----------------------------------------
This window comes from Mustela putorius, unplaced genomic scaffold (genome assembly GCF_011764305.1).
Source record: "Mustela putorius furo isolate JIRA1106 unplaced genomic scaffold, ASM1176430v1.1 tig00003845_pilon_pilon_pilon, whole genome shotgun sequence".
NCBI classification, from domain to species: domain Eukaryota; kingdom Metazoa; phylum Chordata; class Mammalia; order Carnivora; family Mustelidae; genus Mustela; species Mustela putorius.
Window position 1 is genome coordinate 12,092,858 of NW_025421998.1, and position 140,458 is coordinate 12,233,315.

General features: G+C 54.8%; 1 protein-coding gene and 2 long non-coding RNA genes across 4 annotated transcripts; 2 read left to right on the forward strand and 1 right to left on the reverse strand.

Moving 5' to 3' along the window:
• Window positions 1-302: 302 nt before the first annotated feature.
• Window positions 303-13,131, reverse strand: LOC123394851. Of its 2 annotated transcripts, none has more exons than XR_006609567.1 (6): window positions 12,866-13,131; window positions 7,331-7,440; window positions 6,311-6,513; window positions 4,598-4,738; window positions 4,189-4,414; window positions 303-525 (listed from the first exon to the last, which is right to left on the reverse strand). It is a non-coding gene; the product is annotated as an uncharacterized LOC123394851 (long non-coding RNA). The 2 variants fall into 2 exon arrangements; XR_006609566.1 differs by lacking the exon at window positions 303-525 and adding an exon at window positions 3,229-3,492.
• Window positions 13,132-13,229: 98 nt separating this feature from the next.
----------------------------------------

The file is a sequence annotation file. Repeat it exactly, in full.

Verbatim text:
This window comes from Mustela putorius, unplaced genomic scaffold (genome assembly GCF_011764305.1).
Source record: "Mustela putorius furo isolate JIRA1106 unplaced genomic scaffold, ASM1176430v1.1 tig00003845_pilon_pilon_pilon, whole genome shotgun sequence".
NCBI classification, from domain to species: domain Eukaryota; kingdom Metazoa; phylum Chordata; class Mammalia; order Carnivora; family Mustelidae; genus Mustela; species Mustela putorius.
Window position 1 is genome coordinate 12,092,858 of NW_025421998.1, and position 140,458 is coordinate 12,233,315.

General features: G+C 54.8%; 1 protein-coding gene and 2 long non-coding RNA genes across 4 annotated transcripts; 2 read left to right on the forward strand and 1 right to left on the reverse strand.

Moving 5' to 3' along the window:
• Window positions 1-302: 302 nt before the first annotated feature.
• Window positions 303-13,131, reverse strand: LOC123394851. Of its 2 annotated transcripts, none has more exons than XR_006609567.1 (6): window positions 12,866-13,131; window positions 7,331-7,440; window positions 6,311-6,513; window positions 4,598-4,738; window positions 4,189-4,414; window positions 303-525 (listed from the first exon to the last, which is right to left on the reverse strand). It is a non-coding gene; the product is annotated as an uncharacterized LOC123394851 (long non-coding RNA). The 2 variants fall into 2 exon arrangements; XR_006609566.1 differs by lacking the exon at window positions 303-525 and adding an exon at window positions 3,229-3,492.
• Window positions 13,132-13,229: 98 nt separating this feature from the next.